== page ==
Roman goddess of adult women and marriage, sister and wife of Jupiter, mid-14c., probably literally "the young one" (if so, perhaps as goddess of the new moon), from Proto-Italic *juwen- "young," which also is the source of Latin iunior "younger," iuvenis "young man" (see young (adj.)). Noted for her stately beauty and fits of jealous rage. Also the patron of national finances. Usually identified with Greek Hera, but Juno also had qualities of Athena.
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impulsive (adj.)

early 15c., originally in reference to medicine that reduces swelling or humors, from Medieval Latin impulsivus, from Latin impuls-, past participle stem of impellere "strike against, push against" (see impel). Meaning "having the property of impelling" (of force, cause, energy, etc.) is from c. 1600. Of persons, "rash, characterized by impulses," from 1847, from impulse. Earlier, at least once, in reference to maniacs:

The impulsive insane are often irritable, restless and jealous. Sometimes they have delusions, and sometimes not. Their delusions frequently seem to have no connection with their outbreaks of violence. They are often the best and at the same time the most dangerous class of patients in the asylums. They have little of the charity of the world, are most likely to be punished for their offences, and yet have the least control over their conduct. ["Impulsive and Homicidal Insanity," Boston Medical and Surgical Journal, April 19, 1843]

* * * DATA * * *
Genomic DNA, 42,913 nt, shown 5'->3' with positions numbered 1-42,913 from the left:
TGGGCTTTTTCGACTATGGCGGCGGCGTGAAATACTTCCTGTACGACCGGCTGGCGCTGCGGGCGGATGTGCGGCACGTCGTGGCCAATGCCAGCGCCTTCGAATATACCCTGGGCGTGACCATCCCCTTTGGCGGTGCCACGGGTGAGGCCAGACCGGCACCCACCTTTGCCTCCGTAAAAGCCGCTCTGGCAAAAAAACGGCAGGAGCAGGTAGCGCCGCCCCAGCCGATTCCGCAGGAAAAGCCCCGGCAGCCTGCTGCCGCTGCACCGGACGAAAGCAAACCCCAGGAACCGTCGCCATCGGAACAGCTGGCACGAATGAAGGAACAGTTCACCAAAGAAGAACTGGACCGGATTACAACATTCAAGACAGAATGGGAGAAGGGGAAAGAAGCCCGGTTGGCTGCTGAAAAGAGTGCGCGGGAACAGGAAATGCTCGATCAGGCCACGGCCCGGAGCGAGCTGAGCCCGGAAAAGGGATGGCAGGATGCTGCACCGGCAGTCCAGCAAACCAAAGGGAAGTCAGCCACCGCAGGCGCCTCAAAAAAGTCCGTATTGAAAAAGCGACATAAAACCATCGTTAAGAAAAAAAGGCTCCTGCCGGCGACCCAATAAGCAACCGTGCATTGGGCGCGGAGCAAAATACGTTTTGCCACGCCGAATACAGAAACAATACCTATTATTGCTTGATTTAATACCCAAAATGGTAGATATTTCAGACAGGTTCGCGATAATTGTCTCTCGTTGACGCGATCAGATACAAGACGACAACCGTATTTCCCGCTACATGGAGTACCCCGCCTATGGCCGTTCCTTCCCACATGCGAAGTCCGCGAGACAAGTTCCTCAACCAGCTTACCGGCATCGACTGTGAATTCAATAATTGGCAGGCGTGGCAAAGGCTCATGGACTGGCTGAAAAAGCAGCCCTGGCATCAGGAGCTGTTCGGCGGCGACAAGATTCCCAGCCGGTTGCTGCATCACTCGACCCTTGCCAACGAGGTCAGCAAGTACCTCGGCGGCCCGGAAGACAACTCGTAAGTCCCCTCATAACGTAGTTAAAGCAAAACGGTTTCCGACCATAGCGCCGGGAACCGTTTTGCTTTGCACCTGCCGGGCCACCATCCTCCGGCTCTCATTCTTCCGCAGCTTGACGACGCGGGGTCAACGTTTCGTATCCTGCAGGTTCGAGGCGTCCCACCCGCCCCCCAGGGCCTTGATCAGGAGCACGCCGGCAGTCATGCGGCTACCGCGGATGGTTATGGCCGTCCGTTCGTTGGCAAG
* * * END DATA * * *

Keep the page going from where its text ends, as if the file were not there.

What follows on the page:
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egomania (n.)

"obsessive self-centeredness," 1825 (in a letter of English critic William Sidney Walker, published in 1852), from ego + mania. Not in common use before 1890s, where it translated German Ich-Sucht.

[The egomaniac, as opposed to the megalomaniac,] does not regard it as necessary to dream of himself as occupying some invented social position. He does not require the world or its appreciation to justify in his own eyes himself as the sole object of his own interest. He does not see the world at all. Other people simply do not exist for him. The whole 'non-Ego' appears in his consciousness merely as a vague shadow or a thin cloud. The idea does not even occur to him that he is something out of the common, that he is superior to other people, and for this reason either admired or hated ; he is alone in the world ; more than that, he alone is the world and everything else, men, animals, things are unimportant accessories, not worth thinking about. [Max Nordau, "Degeneration," English translation, 1895]

Nordau's book was much-read, debated, and cited at the time and the word was associated with him (e.g. The Agora, July 1895).

Walker's use aside, its infrequent print appearance before 1895 seems to have been largely in the side of medicine that dealt with psychological matters:

The most frequent, yet the most extraordinary of these perversions of temper, are seen in young females. It is a species of aberration of the intellect, but short of insanity, real enough, but exaggerated, fictitious, factitious, and real at the same time. It frequently has its origin in dyspepsia, hysteria, or other malady, and in emotion of various kinds, such as disappointment, vexation, &c. Its object is frequently to excite and to maintain a state of active sympathy and attention, for which there, is as it were, a perpetual, morbid, and jealous thirst. It was rather aptly designated, by the clever relative of one patient, an ego-mania. [Marshall Hall, M.D., "Practical Observations and Suggestions in Medicine," London, 1845]